My guess is that the right real estate is one good place to invest (but the kleptocrat economy creates all sorts of risks that are difficult to measure). Companies that are very resilient to economic catastrophe are likely another good place. You have to find companies that don’t listen to the too-big-to-fail crowd that attempts to create risky financial structures in order to make cases to justify taking tens of millions (basically they pretend that this financial engineering created millions in value today so count that as earnings, based on those earnings I get millions… it is innately crazy that anyone accepts this junk but just watch those CEOs of our too-big-to-fail institutions when they testified on the hill and you see these are people that don’t have a clue about running an honest business.
This is such utter crap. For decades this excuse has been used to justify insane risks. Businesses may need cash to fund growth (buy assets, invest in research and development…). They might need some cash to get by while cash flow is not adequate. It may well make sense to have some sensible hedging. None of this requires too-big-to-fail banks.
Relatively small banks can do facilitate these needs. Insurance for business risks can be financed by insurers.
There is nothing that requires us to have speculators allowed to create risks that require government bailouts larger than the largest expenses any governments have every made (larger than World War II). There is nothing that requires 98% of the speculation. I don’t care if people speculate with their money and do not have the ability to massively impact the entire market (capitalism is based on the idea no actors have market power – every actor is a the mercy of the market, not the other way around).
Too-big-to-fail speculation mainly allows fake financial estimates to claim profits that haven’t actually taken place yet have. We can eliminate that with no loss to society. It also allows creating financial speculation so complex no-one can understand the huge fees the too-big-to-fail crowd takes. Again who cares, eliminate this. Nothing should be allowed to be 1/10 the size of too-big-to-fail. The only potential cost of this (and I doubt it would be a cost but theoretically it could be) is perhaps borrowing or hedging would be a bit less efficient. This is completely fine. There is not even remotely any justification for large, risky financial institutions in order to reduce the costs a small bit.
The current financial system is extremely complex and risky. There is no economic reason to allow such risks to continue. We can have financial needs met without ludicrously risky financial gimmicks. We should not vote in people that continue to sell out our productive economy to kleptocrats in the too-big-to-fail financial institutions to game the system the way they have the last 30 years.
The collusion (investment banking fees, front running trading ["high frequency trading"], libor, foreign exchange price fixing…) are illegal actions that use fraud to steal from market participants. Those actions should be investigated and criminally prosecuted but frankly that is minor compared to the main too-big-to-fail system corruptions.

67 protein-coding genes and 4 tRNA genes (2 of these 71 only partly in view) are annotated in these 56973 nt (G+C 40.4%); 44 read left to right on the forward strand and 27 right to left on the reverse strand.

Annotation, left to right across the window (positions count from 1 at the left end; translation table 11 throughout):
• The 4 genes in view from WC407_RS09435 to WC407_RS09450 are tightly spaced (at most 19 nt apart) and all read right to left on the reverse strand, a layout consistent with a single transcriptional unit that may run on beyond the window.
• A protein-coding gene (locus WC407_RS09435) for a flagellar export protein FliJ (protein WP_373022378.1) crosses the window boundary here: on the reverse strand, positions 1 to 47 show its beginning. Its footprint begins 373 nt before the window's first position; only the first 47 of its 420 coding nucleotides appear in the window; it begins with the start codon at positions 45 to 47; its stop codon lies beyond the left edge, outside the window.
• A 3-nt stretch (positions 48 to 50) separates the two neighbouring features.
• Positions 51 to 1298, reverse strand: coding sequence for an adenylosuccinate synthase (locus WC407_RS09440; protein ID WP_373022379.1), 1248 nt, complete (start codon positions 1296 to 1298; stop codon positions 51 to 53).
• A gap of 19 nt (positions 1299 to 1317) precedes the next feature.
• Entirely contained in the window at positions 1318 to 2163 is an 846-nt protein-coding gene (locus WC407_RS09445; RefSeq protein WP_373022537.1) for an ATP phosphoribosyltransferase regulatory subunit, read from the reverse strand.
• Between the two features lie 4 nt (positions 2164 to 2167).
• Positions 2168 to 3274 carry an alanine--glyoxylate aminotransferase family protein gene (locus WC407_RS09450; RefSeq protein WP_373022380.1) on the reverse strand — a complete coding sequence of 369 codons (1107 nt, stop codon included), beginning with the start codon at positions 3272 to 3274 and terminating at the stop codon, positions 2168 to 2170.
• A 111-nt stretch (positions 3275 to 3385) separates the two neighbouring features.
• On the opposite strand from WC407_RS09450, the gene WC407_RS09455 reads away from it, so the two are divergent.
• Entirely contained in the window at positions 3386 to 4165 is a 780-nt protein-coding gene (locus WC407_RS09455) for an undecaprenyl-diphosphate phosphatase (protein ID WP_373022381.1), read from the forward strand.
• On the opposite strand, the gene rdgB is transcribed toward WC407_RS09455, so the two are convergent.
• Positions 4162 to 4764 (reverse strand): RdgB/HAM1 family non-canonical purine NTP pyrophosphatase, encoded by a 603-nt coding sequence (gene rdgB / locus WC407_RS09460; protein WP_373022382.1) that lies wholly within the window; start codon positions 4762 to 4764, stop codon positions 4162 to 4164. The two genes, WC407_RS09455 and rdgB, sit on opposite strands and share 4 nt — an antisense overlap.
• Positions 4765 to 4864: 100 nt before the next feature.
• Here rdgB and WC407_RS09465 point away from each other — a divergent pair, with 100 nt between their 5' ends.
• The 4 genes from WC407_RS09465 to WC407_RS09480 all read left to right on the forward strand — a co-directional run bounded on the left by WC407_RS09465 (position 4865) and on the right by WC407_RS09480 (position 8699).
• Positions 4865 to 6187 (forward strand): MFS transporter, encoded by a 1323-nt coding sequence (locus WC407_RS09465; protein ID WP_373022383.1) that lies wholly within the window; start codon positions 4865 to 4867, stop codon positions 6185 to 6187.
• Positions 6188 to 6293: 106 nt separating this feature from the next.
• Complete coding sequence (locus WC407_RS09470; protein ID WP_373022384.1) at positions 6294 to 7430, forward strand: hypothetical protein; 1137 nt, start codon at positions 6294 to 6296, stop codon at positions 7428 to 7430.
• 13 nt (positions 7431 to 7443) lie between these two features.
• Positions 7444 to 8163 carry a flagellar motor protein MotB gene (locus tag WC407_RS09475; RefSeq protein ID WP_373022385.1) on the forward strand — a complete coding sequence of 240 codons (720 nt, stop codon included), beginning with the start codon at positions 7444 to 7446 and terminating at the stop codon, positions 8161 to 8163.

The truth is I am able to navigate the massively distorted investment climate created by out too-big-to-fail designed financial system better than most. It is tricky but I think I’ll do fine. I imagine I will actually likely benefit – there are massive distortions and bubble that too-big-to-fail directed economies will generate that I imagine I will likely benefit from (though I have a greater risk of messing up in this riskier investment climate than one that would be much better for everyone in the economy outside the too-big-to-fail kleptocrats). I would much rather be able to invest without the massive distortions caused by the too-big-to-fail directed economic policies of our largest governments. But others are much less able to navigate the massively distorted investing climate. It is immensely more difficult to just make sensible long term, and safe, investment strategies today than is was until recently (the last 10 years or so).
But hundreds of millions or billions of people are suffering greatly and likely to continue to as long as we allow the kleptocrats at too-big-to-fail institutions to direct our government’s to continually do those too-big-to-fail institutions huge favors.
More remarkable, the responses of both the Bush and Obama administrations to the crisis–bailing out the megabanks on generous terms, without securing any meaningful reform–demonstrate the lasting political power of Wall Street. The largest banks have become more powerful and more emphatically “too big to fail,” with no incentive to change their behavior in the future. This only sets the stage for another financial crisis, another government bailout, and another increase in our national debt.
The alternative is to confront the power of Wall Street head on, which means breaking up the big banks and imposing hard limits on bank size so they can’t reassemble themselves. The good news is that America has fought this battle before in different forms, from Thomas Jefferson’s (unsuccessful) campaign against the First Bank of the United States to the trust-busting of Teddy Roosevelt and the banking regulations of the 1930s enacted under Franklin Delano Roosevelt. 13 Bankers explains why we face this latest showdown with the financial sector, and what is at stake for America.
Related: Buffett Calls on Bank CEOs and Boards to be Held Responsible – Credit Crisis the Result of Planned Looting of the World Economy – The Best Way to Rob a Bank is as An Executive at One – Is Adding More Banker and Politician Bailouts the Answer? – Paying Back Direct Cash from Taxpayers Does not Excuse Bank Misdeeds – Executive pay “excesses are so great now they will either force companies to take huge risks to justify such pay and then go bankrupt when such risks fail” – Failure to Regulate Financial Markets Leads to Predictable Consequences – Small Banks Having Trouble Competing with Bailed Out Banks